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More Thoughts for the Short Put Spread Trader Facing Bad Odds

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Mark Wolfinger adds his two cents to Brian Overby's counsel in a recent Options Guy post

I wanted to chime in a few additional thoughts on Brian Overby's post  A Short Put Spread That's Soured On You. What Can You Do? As Brian observes, this is a bad situation for this trader - but hopefully a teachable moment that'll save him future losses like this by replicating the mistake.

Below is the original question, so you can get the context. I'd also definitely recommend reading Brian's blog post in response:

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Hi Brian: I have a trade for which I would like to get your advice. I sold an AA Oct 16-15 put spread for around 55 cents credit. Now AA is trading at 11.21 and that spread ask price is 1.05 with mid around 95 cents. Should I sell one more lot just in case if AA rallies to 12.5 and I can get out of it, or should I roll over to Jan? Waiting for your suggestions...

 

The very first problem is that you feel that you are limited to the choices mentioned.


The second, and major, problem is that you have allowed the stock to fall too far before considering what to do next. Rolling down and out, as mentioned by Brian (below) could be a decent play - but not this time. By the time you reached out with this question, it was far too late in the game. Risk management requires that you stay on top of your trade and not close your eyes and hope for the best.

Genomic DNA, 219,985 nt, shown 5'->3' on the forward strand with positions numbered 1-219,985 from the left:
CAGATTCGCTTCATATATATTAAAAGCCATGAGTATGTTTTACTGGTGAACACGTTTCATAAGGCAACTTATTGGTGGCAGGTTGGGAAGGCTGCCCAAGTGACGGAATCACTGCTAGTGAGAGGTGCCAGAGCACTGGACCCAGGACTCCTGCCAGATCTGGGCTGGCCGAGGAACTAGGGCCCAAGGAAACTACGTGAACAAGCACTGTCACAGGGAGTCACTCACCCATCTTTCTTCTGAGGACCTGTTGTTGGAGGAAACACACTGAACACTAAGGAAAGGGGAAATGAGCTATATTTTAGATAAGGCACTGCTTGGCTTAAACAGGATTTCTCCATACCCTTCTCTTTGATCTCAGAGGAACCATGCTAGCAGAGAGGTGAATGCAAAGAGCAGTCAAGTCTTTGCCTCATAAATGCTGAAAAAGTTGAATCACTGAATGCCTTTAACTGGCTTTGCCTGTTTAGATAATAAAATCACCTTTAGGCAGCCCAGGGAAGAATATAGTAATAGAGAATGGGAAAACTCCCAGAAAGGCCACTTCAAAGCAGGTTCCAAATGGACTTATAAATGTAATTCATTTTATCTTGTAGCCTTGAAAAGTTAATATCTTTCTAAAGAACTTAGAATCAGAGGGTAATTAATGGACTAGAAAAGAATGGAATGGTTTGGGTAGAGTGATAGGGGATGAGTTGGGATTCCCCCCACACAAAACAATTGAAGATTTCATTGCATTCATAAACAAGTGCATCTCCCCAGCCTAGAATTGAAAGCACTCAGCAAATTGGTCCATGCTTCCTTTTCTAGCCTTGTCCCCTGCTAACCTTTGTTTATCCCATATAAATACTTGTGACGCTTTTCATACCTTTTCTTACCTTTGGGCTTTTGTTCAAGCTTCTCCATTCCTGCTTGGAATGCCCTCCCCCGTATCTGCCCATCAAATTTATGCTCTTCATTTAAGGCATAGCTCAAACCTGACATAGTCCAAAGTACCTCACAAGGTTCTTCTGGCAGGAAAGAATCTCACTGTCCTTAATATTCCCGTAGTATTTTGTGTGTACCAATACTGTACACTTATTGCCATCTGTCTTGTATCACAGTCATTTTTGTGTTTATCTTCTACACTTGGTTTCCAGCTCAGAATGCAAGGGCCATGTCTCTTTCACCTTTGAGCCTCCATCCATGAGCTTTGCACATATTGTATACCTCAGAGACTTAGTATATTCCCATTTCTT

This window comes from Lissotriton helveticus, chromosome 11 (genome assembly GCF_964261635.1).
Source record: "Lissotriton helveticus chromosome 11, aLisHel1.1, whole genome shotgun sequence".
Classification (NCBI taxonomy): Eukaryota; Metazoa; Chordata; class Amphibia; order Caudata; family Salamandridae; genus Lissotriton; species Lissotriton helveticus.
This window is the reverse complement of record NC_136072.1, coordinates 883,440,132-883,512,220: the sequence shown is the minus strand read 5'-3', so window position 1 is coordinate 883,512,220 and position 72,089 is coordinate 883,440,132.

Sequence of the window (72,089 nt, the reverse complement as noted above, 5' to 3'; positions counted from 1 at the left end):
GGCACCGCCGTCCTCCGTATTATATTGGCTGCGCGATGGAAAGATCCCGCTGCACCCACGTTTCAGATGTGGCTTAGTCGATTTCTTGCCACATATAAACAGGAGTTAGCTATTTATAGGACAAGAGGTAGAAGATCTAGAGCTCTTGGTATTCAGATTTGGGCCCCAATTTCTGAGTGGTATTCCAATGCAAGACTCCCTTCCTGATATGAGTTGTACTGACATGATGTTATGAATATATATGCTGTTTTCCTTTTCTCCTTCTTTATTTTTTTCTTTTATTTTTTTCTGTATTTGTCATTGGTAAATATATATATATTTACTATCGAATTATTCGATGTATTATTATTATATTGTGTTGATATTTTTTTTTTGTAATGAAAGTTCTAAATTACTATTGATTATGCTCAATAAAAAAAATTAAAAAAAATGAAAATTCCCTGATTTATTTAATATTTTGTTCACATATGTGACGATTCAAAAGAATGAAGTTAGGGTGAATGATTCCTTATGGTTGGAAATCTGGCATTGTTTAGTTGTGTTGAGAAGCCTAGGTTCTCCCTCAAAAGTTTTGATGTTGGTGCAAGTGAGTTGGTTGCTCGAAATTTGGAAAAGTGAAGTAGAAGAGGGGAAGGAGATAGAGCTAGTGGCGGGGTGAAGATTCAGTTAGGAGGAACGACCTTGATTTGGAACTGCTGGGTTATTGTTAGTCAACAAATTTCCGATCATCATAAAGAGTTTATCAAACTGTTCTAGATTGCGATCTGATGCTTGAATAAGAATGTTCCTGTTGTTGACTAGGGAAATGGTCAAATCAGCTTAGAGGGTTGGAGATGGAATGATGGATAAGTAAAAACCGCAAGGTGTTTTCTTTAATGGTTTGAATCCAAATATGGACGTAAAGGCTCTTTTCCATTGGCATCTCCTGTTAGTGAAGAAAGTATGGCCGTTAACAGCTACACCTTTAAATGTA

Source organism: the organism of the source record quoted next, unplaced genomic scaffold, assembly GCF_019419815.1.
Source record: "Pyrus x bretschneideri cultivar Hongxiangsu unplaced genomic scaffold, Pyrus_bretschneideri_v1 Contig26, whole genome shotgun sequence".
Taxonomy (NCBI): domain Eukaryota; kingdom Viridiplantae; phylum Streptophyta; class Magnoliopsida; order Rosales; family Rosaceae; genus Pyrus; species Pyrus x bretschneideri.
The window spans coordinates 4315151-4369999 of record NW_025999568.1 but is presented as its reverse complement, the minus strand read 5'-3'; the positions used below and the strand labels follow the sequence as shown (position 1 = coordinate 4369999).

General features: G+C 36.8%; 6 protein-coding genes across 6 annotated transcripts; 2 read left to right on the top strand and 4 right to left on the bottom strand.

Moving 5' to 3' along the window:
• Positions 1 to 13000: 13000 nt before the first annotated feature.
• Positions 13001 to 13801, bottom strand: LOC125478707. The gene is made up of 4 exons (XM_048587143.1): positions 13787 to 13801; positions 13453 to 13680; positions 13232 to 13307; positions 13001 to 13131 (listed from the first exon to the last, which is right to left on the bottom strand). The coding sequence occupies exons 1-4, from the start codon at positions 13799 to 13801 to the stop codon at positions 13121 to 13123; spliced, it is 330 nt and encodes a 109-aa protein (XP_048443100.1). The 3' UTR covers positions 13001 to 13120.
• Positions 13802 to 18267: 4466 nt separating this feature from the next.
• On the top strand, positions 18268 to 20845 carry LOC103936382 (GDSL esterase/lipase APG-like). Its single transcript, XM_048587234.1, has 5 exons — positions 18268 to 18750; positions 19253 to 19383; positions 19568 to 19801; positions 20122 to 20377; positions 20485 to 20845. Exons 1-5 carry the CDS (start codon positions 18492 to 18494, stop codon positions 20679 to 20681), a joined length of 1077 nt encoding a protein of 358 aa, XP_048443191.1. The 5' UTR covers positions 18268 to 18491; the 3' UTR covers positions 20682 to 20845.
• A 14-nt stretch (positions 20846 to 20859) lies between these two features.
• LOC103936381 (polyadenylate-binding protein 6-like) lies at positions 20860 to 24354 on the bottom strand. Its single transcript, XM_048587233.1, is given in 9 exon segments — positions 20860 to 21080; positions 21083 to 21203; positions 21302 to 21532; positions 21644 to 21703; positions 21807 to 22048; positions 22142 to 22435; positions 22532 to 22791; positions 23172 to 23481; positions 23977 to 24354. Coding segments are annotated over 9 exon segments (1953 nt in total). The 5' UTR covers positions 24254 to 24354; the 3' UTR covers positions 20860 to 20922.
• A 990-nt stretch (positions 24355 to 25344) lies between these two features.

This trade is, unfortunately, a loser. I would strongly suggest in this scenario that you do nothing. Wait. Perhaps the stock will rally, but the likely result is that expiration will arrive and you will be required to exit the trade by paying $1. Keep in mind that you can still lose more money if that doesn't happen. It is nearly always less expensive to pay $1 to exit the trade than to undergo the exercise and assignment process. Again, speaking from the point when this trader emailed Brian, it was soon to do that at that point, because miracles do happen, but do not expect to do anything with this trade other than to pay $1 and lose $45 per spread. That's rough, but it's the likeliest outcome.


Brian is correct. You should have had a plan. You should have executed that plan. You should have done something other than pray. This loss was luckily not too costly, and I hope it is a lesson learned for you. The most important part of the trade is not making the trade. It is managing your risk intelligently throughout. 


   

Regards,


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